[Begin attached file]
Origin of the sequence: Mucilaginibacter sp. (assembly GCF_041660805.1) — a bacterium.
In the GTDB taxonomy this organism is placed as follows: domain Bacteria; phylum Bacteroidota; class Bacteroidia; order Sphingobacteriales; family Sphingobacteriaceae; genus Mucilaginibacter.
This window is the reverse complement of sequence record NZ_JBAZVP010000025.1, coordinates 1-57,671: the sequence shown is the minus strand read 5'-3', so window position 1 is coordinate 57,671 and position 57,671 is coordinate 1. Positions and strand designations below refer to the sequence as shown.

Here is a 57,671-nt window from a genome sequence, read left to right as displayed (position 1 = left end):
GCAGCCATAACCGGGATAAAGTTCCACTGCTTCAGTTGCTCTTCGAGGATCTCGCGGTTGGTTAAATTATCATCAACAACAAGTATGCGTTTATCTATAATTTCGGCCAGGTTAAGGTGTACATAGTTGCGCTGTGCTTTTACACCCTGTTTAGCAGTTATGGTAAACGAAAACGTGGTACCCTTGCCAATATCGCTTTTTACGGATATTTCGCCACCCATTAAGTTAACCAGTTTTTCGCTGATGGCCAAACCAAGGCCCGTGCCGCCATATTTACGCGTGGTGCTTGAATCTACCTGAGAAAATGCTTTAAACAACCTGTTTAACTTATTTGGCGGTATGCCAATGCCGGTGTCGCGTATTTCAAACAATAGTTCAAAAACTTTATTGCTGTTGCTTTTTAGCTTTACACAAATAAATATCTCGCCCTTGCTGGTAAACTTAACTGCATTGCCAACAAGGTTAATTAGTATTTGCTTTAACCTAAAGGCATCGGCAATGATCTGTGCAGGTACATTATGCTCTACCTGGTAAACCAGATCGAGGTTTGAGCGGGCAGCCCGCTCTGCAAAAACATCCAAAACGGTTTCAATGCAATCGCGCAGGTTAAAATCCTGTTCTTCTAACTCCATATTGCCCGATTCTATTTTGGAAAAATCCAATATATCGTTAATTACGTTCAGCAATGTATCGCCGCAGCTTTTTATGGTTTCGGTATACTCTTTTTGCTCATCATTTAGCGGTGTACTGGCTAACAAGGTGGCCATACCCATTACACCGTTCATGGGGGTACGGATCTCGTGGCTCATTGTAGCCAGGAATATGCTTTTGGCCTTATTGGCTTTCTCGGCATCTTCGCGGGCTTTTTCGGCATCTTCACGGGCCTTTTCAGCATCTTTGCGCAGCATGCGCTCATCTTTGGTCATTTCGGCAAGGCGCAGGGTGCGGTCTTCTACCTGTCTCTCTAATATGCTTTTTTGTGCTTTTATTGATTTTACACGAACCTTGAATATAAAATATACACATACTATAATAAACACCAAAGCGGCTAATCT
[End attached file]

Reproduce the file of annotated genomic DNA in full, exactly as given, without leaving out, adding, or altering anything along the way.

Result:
Origin of the sequence: Mucilaginibacter sp. (assembly GCF_041660805.1) — a bacterium.
In the GTDB taxonomy this organism is placed as follows: domain Bacteria; phylum Bacteroidota; class Bacteroidia; order Sphingobacteriales; family Sphingobacteriaceae; genus Mucilaginibacter.
This window is the reverse complement of sequence record NZ_JBAZVP010000025.1, coordinates 1-57,671: the sequence shown is the minus strand read 5'-3', so window position 1 is coordinate 57,671 and position 57,671 is coordinate 1. Positions and strand designations below refer to the sequence as shown.

Here is a 57,671-nt window from a genome sequence, read left to right as displayed (position 1 = left end):
GCAGCCATAACCGGGATAAAGTTCCACTGCTTCAGTTGCTCTTCGAGGATCTCGCGGTTGGTTAAATTATCATCAACAACAAGTATGCGTTTATCTATAATTTCGGCCAGGTTAAGGTGTACATAGTTGCGCTGTGCTTTTACACCCTGTTTAGCAGTTATGGTAAACGAAAACGTGGTACCCTTGCCAATATCGCTTTTTACGGATATTTCGCCACCCATTAAGTTAACCAGTTTTTCGCTGATGGCCAAACCAAGGCCCGTGCCGCCATATTTACGCGTGGTGCTTGAATCTACCTGAGAAAATGCTTTAAACAACCTGTTTAACTTATTTGGCGGTATGCCAATGCCGGTGTCGCGTATTTCAAACAATAGTTCAAAAACTTTATTGCTGTTGCTTTTTAGCTTTACACAAATAAATATCTCGCCCTTGCTGGTAAACTTAACTGCATTGCCAACAAGGTTAATTAGTATTTGCTTTAACCTAAAGGCATCGGCAATGATCTGTGCAGGTACATTATGCTCTACCTGGTAAACCAGATCGAGGTTTGAGCGGGCAGCCCGCTCTGCAAAAACATCCAAAACGGTTTCAATGCAATCGCGCAGGTTAAAATCCTGTTCTTCTAACTCCATATTGCCCGATTCTATTTTGGAAAAATCCAATATATCGTTAATTACGTTCAGCAATGTATCGCCGCAGCTTTTTATGGTTTCGGTATACTCTTTTTGCTCATCATTTAGCGGTGTACTGGCTAACAAGGTGGCCATACCCATTACACCGTTCATGGGGGTACGGATCTCGTGGCTCATTGTAGCCAGGAATATGCTTTTGGCCTTATTGGCTTTCTCGGCATCTTCGCGGGCTTTTTCGGCATCTTCACGGGCCTTTTCAGCATCTTTGCGCAGCATGCGCTCATCTTTGGTCATTTCGGCAAGGCGCAGGGTGCGGTCTTCTACCTGTCTCTCTAATATGCTTTTTTGTGCTTTTATTGATTTTACACGAACCTTGAATATAAAATATACACATACTATAATAAACACCAAAGCGGCTAATCT